General News

Lessons from Grandma’s Room

July 8, 2020

by JIM POLING Special to Bancroft This Week

When I was growing up, any conflicts from inside or outside the home usually got resolved in Grandma’s Room.
For the 17 years that I knew her, Grandma was mainly bedridden and confined to her room with crippling rheumatoid arthritis. When there was a problem or a conflict you went to her room to whine about how unfair the particular situation was to you.
Grandma listened patiently to your side of the story, asked you to outline honestly the other person’s side, then advised a calm, quiet look at the entire picture as a start to resolving the dispute.
It was in Grandma’s Room that I first realized that a woman’s approach to problems and conflict was different, and frequently superior to a man’s. When tough situations arise, it is female intervention and management that often gets them resolved.
That view got some support recently from a New York Times article by columnist Nicholas Kristof.
Kristof wrote that he compiled coronavirus death rates from 21 countries. 13 led by men, eight by women. The male-led countries had an average 214 coronavirus deaths per million people. The women-led countries had an average of only 36 deaths per million, a huge difference.
He also found that almost every country with a coronavirus mortality rate above 150 per million people is led by a man. Canada’s COVID-19 rate is 231 deaths per million population.
All this confirms what the daily news tells us; countries where coronavirus is a runaway disaster are led by egotistical authoritarians who shouldn’t be allowed to manage anything bigger than a peanut stand. Look at the United Kingdom, Iran, Russia, the United States and Brazil.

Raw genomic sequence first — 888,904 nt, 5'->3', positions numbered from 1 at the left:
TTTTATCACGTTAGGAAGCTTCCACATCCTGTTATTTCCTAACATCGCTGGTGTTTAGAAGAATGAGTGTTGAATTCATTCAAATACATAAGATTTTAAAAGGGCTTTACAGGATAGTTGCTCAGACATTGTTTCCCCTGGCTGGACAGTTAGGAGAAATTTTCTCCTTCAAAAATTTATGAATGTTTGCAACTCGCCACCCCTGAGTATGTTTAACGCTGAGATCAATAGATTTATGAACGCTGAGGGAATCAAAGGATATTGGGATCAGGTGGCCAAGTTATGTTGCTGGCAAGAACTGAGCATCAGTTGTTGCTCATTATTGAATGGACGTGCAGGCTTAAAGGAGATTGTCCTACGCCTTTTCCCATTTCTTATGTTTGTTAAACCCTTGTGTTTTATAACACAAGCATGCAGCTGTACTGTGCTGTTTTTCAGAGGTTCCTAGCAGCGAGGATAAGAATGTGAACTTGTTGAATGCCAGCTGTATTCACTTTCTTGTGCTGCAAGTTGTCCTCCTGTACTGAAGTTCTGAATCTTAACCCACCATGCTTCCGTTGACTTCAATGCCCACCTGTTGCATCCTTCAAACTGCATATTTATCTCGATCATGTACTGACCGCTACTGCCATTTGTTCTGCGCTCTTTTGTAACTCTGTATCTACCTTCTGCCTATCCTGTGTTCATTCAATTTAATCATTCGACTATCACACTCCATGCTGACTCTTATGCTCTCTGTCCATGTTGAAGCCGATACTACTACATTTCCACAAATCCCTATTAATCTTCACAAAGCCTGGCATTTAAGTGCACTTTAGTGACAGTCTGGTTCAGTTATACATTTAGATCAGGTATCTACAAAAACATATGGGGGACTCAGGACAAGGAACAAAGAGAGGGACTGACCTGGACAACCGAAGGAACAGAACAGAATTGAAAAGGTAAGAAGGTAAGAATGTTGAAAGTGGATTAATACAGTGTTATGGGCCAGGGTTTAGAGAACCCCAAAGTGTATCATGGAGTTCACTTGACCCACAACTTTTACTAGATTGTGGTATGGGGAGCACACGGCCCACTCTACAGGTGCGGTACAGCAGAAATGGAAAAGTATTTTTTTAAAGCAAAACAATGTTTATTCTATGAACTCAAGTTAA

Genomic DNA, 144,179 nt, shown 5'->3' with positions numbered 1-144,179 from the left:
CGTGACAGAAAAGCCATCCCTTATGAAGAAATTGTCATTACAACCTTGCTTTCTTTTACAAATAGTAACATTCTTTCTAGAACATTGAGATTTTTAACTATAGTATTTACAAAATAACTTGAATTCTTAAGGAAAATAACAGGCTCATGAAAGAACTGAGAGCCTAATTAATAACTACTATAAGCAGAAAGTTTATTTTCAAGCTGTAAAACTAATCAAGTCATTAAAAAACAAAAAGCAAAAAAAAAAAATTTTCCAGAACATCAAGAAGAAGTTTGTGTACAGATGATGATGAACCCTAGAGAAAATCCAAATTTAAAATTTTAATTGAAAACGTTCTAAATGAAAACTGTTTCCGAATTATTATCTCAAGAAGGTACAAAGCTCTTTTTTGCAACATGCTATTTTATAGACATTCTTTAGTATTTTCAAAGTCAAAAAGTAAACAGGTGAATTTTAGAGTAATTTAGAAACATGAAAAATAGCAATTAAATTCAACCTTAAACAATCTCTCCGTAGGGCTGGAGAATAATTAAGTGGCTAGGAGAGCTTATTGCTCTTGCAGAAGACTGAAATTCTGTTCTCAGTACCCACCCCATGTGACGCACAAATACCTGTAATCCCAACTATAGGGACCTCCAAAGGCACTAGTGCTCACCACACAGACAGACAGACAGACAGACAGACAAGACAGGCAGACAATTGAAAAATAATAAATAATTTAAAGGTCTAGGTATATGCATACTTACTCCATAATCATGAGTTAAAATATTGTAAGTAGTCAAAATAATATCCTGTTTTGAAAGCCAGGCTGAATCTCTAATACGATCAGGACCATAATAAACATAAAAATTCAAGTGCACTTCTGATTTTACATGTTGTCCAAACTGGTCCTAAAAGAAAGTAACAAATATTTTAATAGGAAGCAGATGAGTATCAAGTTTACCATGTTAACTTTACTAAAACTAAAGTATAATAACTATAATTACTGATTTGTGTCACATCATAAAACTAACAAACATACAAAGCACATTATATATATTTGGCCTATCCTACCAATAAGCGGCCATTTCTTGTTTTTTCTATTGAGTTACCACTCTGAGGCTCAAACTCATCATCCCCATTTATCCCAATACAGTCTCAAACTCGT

Then look to the countries with the most successful responses to the virus – New Zealand, Germany, Taiwan, most Nordic countries – all led by women. Their leadership through this plague has been decisive, truthful and empathetic.
Taiwan’s Tsai Ing-wen jumped on the pandemic in January, introducing 124 measures to stop the virus’ spread. Angela Merkel told Germans early on to take the virus seriously and brought in early testing. Jacinda Ardern locked down New Zealand just three weeks after the first case of the disease was reported.
Iceland, led by Katrín Jakobsdóttir, offered free virus testing for every citizen and had a thorough contact tracing system. Its death rate was an amazing 30 per million population.
These female leaders managed the crisis competently, talking to their citizens truthfully, with care and compassion. There were none of the strongman tactics used by the Johnsons and Trumps – downplaying the threat, blaming others and playing political games.
Much has been written over many years about how female leadership styles are different. But there has been little acknowledgement of how those styles can benefit nations or organizations.
In politics and business, there remains the attitude that to really succeed, women have to learn to behave more like men. That’s 20th century thinking that is hopelessly dated and needs changing.
Women leaders tend to be less self-focused than their male counterparts. They don’t simply tell others what to do; they work with them.
They usually are more empathetic and humbler, and in my experience, are good at identifying and motivating new talent. They are good team builders.
We have seen a trend in which more women are taking up leadership positions. There’s still room for many more, in fact there’s a real need for more female leadership as the world’s problems become more numerous and more intense.
One area where female leadership would help immensely is our off-kilter capitalistic system. It needs reform, not replacement, and reform that creates more equality.
Our capitalistic system is designed to provide the greatest benefits to company shareholders, directors and executives. It should be promoting achievement of the greatest benefits for everyone – employees, suppliers and customers.
They all have vital roles, yet are not treated equally. Big gains for shareholders and executives are seldom seen by others who had a direct impact on achieving the gain.
Studies have shown that women are more inclusive and more likely to see others as equal parts of the team. They are better communicators in that they listen more and are more apt to allow others to talk and put forth their ideas.



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